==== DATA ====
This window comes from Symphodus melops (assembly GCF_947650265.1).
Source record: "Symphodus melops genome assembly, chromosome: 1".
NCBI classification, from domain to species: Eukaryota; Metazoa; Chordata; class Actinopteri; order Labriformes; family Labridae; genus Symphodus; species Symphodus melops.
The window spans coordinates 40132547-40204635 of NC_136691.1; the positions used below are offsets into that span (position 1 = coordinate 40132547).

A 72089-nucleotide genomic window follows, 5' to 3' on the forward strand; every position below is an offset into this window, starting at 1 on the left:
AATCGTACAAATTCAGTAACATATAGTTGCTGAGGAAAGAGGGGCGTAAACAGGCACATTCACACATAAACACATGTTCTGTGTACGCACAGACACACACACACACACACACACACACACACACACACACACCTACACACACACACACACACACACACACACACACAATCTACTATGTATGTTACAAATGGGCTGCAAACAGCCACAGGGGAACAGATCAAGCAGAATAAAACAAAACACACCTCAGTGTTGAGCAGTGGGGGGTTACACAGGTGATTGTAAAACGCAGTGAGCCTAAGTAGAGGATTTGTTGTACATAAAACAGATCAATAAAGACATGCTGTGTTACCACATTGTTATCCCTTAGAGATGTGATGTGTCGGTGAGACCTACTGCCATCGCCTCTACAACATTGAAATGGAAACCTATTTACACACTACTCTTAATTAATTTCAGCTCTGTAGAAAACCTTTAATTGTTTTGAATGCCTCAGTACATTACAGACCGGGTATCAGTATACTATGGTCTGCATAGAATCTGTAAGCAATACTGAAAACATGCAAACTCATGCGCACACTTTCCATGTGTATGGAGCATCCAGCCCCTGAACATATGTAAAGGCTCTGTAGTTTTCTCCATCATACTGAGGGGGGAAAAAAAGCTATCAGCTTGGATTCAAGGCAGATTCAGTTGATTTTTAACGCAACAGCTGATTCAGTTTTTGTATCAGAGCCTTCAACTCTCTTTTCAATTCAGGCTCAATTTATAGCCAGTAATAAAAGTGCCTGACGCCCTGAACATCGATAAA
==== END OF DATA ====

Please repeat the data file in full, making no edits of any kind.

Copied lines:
This window comes from Symphodus melops (assembly GCF_947650265.1).
Source record: "Symphodus melops genome assembly, chromosome: 1".
NCBI classification, from domain to species: Eukaryota; Metazoa; Chordata; class Actinopteri; order Labriformes; family Labridae; genus Symphodus; species Symphodus melops.
The window spans coordinates 40132547-40204635 of NC_136691.1; the positions used below are offsets into that span (position 1 = coordinate 40132547).

A 72089-nucleotide genomic window follows, 5' to 3' on the forward strand; every position below is an offset into this window, starting at 1 on the left:
AATCGTACAAATTCAGTAACATATAGTTGCTGAGGAAAGAGGGGCGTAAACAGGCACATTCACACATAAACACATGTTCTGTGTACGCACAGACACACACACACACACACACACACACACACACACACACACCTACACACACACACACACACACACACACACACACAATCTACTATGTATGTTACAAATGGGCTGCAAACAGCCACAGGGGAACAGATCAAGCAGAATAAAACAAAACACACCTCAGTGTTGAGCAGTGGGGGGTTACACAGGTGATTGTAAAACGCAGTGAGCCTAAGTAGAGGATTTGTTGTACATAAAACAGATCAATAAAGACATGCTGTGTTACCACATTGTTATCCCTTAGAGATGTGATGTGTCGGTGAGACCTACTGCCATCGCCTCTACAACATTGAAATGGAAACCTATTTACACACTACTCTTAATTAATTTCAGCTCTGTAGAAAACCTTTAATTGTTTTGAATGCCTCAGTACATTACAGACCGGGTATCAGTATACTATGGTCTGCATAGAATCTGTAAGCAATACTGAAAACATGCAAACTCATGCGCACACTTTCCATGTGTATGGAGCATCCAGCCCCTGAACATATGTAAAGGCTCTGTAGTTTTCTCCATCATACTGAGGGGGGAAAAAAAGCTATCAGCTTGGATTCAAGGCAGATTCAGTTGATTTTTAACGCAACAGCTGATTCAGTTTTTGTATCAGAGCCTTCAACTCTCTTTTCAATTCAGGCTCAATTTATAGCCAGTAATAAAAGTGCCTGACGCCCTGAACATCGATAAA